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Singing It Back
Singing It Back
Sermon

What we try to express as Unitarian Universalists, are these truths:

  • Each of us is unique.
  • Each of us has gifts we were given at birth – we were born with these gifts; they are wired within us.
  • Each of us has the responsibility to apply these talents to the world.
  • Each of us must navigate how to find our place in creation’s fold, while understanding that everyone around us is involved in the very same pursuit.

As David Blanchard has said:

It takes a while for many of us to figure out which is our song, and which is the song that others would like us to sing…Some of us are slow learners. I heard my song not necessarily from doing extraordinary things in exotic places…What came to astound me was not that the song appeared, but that it was always there.

Whatever we believe about the origins of our creation, whatever is our understanding about a Creator, imagining that we each have music that is ours to sing – a song that is echoed back and forth between us and the “other” perhaps – or between us and one another – whatever our theological orientation, this is worth our pondering. Right now, I’m not interested in debating HOW the song got there. I’m interested in unearthing the song that IS there, within each one of us.

Imagine the idea of having a tune that is just our own; a song that lives in our heart and mind that describes us to the world; a song that we sometimes hear the world sing back to us; a song that is there, no matter it be day or night, ready to comfort, sustain, and encourage us. Imagine. And then ask yourself: What’s your song? What does your life echo back to the world?

Nearly a century ago, Rabindrinath Tagore wrote:

I have spent my days stringing and unstringing my instrument while the song I came to sing remains unsung.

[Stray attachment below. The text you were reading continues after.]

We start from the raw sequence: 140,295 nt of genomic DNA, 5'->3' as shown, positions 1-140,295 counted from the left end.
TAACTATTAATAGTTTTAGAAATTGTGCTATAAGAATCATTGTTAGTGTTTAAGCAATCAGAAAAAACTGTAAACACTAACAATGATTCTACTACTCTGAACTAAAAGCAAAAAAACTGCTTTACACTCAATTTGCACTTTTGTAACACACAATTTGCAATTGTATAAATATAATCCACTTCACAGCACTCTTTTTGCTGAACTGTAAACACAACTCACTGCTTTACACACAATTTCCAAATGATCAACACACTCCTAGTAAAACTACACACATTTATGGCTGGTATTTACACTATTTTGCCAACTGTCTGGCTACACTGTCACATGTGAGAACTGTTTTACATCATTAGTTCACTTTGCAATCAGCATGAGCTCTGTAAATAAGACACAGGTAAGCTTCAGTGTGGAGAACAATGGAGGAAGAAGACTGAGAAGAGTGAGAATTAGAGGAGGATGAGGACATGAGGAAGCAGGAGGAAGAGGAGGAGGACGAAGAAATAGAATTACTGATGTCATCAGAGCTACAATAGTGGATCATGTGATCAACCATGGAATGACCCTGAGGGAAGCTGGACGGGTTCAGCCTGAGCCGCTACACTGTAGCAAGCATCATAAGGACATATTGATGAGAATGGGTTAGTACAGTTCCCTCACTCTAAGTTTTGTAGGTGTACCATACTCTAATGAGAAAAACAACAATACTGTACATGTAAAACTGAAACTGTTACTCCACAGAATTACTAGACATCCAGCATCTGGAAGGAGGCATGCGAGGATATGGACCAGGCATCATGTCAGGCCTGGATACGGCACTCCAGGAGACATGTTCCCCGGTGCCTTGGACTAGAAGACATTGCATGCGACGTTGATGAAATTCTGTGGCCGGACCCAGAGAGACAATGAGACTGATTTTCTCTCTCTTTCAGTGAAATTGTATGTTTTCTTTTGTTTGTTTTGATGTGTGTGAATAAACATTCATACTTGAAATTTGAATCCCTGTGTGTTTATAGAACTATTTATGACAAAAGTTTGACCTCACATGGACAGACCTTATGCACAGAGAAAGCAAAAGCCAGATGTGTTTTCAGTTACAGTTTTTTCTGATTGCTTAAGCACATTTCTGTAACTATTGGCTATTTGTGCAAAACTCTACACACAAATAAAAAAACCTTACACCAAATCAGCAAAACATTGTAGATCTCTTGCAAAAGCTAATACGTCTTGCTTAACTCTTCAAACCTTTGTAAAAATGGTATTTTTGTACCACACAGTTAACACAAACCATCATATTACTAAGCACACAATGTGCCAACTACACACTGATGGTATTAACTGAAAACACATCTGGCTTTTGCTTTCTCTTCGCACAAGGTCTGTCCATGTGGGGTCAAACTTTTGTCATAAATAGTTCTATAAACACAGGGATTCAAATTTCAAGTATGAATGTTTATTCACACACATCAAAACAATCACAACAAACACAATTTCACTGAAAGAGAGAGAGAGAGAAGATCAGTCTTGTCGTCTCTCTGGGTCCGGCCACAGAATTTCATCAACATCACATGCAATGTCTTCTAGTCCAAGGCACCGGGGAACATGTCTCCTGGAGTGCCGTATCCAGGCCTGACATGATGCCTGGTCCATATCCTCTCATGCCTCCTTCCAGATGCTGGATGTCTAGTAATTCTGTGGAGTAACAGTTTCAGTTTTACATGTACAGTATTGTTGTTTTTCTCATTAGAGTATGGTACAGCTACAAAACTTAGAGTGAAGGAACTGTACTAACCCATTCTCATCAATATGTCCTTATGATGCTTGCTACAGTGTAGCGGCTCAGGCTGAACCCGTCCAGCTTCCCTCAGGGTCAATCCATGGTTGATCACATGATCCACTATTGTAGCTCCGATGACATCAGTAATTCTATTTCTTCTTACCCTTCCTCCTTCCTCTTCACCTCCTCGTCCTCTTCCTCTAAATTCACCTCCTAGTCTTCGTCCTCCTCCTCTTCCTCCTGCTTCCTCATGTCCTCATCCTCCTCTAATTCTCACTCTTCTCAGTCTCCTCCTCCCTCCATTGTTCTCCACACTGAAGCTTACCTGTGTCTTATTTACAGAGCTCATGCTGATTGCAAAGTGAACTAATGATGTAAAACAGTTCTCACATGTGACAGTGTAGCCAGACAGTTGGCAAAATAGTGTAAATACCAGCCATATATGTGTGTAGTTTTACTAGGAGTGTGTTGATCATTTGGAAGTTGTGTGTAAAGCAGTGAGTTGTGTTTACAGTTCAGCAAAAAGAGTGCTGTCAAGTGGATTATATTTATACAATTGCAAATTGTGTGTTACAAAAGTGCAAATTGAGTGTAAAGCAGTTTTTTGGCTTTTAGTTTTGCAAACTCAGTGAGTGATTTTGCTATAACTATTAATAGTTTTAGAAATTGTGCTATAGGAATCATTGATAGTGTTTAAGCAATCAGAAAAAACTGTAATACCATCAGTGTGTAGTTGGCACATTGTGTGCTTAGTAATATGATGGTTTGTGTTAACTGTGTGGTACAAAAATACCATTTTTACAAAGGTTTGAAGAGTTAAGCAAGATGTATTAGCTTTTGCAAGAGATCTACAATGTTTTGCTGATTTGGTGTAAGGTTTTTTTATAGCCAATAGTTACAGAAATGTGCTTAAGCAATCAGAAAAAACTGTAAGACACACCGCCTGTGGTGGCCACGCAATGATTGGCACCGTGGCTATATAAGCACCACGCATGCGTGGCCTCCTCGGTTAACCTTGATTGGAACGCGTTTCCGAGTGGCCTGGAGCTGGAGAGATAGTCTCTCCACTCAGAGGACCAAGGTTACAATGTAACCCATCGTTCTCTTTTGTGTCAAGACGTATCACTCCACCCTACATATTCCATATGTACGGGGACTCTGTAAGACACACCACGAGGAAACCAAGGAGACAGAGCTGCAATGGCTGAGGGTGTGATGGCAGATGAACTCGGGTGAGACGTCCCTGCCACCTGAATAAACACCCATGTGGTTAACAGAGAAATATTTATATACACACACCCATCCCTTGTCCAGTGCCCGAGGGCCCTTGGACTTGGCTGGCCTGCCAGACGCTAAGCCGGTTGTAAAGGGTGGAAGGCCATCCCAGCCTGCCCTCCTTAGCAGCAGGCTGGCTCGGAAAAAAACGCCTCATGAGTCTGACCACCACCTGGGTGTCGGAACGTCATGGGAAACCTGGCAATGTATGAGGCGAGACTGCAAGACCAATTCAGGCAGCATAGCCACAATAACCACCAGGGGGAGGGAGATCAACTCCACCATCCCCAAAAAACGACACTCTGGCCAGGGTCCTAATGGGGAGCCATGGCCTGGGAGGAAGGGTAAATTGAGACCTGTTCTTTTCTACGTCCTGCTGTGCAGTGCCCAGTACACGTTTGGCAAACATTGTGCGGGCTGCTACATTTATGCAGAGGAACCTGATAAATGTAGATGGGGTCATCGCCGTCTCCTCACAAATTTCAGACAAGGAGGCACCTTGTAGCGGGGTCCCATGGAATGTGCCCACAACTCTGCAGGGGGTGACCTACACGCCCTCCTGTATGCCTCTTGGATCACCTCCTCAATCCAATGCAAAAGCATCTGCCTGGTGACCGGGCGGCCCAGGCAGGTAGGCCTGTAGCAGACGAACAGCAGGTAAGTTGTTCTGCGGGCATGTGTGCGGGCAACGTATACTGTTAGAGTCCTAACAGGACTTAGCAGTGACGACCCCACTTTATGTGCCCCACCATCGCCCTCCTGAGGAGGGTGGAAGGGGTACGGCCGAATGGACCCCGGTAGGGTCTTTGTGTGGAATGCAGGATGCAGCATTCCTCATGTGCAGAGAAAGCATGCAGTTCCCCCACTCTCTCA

This Nobel-winning, Hindu poet conjured up for us the image of a person who spends more time “doing” tasks than in “being” his or her true self, living out his or her true song.

Do we take time to hear the song? To answer its call? To join its chorus? For me, churches such as this helps the answer to that question be “yes!”

You have the opportunity to provide one another melodies and harmonies, back beats and refrains, as you each continue on the path in life of trying to be faithful to that which stirs most strongly – or sings most loudly – within you.

One of my heroes, Rev. Jim Wallis of the progressive Christian organization Sojourners, often asks people this pivotal question:

Where do your gifts meet the pressing needs of the world?1

And Mary Oliver says the same thing in her poem, "Summer Day:"

What is it you plan to do
with your one wild and precious life?

It’s your turn to answer those very same questions, as you look at one another, the larger community, and this world that holds us all.

The attempt to figure out how best to pay our debt to the world is the challenge that each of us faces, throughout our life journeys. Connecting our gifts with the world’s needs (as Wallis would say) or (as Oliver might put it) justifying our “wild and precious life” with purposeful behavior: this is lifelong work.

Regardless of your years on this earth, what is your life song? What calls out to you from the universe? What melody do you give voice to in return?

A year from now, if I ask you what the melody is that is “most your own,” what do you want the answer to be?

In Blanchard’s words:

They can be…songs of love or of longing, songs of encouragement or of comfort, songs of struggle or of security.

To what will your voices give testimony?

My current calling is to help UUs join their voices with the music this religion of ours can make. My hope for our UU churches is that here, we continue to make room for the various ways our fellow-faithed hear the universe calling out to them. My hope is that we do more than eavesdrop on the tunes our neighbors are echoing back and forth – to and from the world. My hope is that we are moved and shaped into being more honest and faithful Unitarian Universalists by opening ourselves up to the songs that abound.

My hope for you is that next year at this time, you will have a chorus of answers about how the world’s needs and your unique gifts as a faith community can best bless this world.

May these songs grow more steady, more robust, and more certain in the year to come. I, for one, can’t wait to hear how you will sing it back.

Amen.


Note: David Blanchard's meditation, "Listening for Our Song," in an InSpirit meditation book of the same name.

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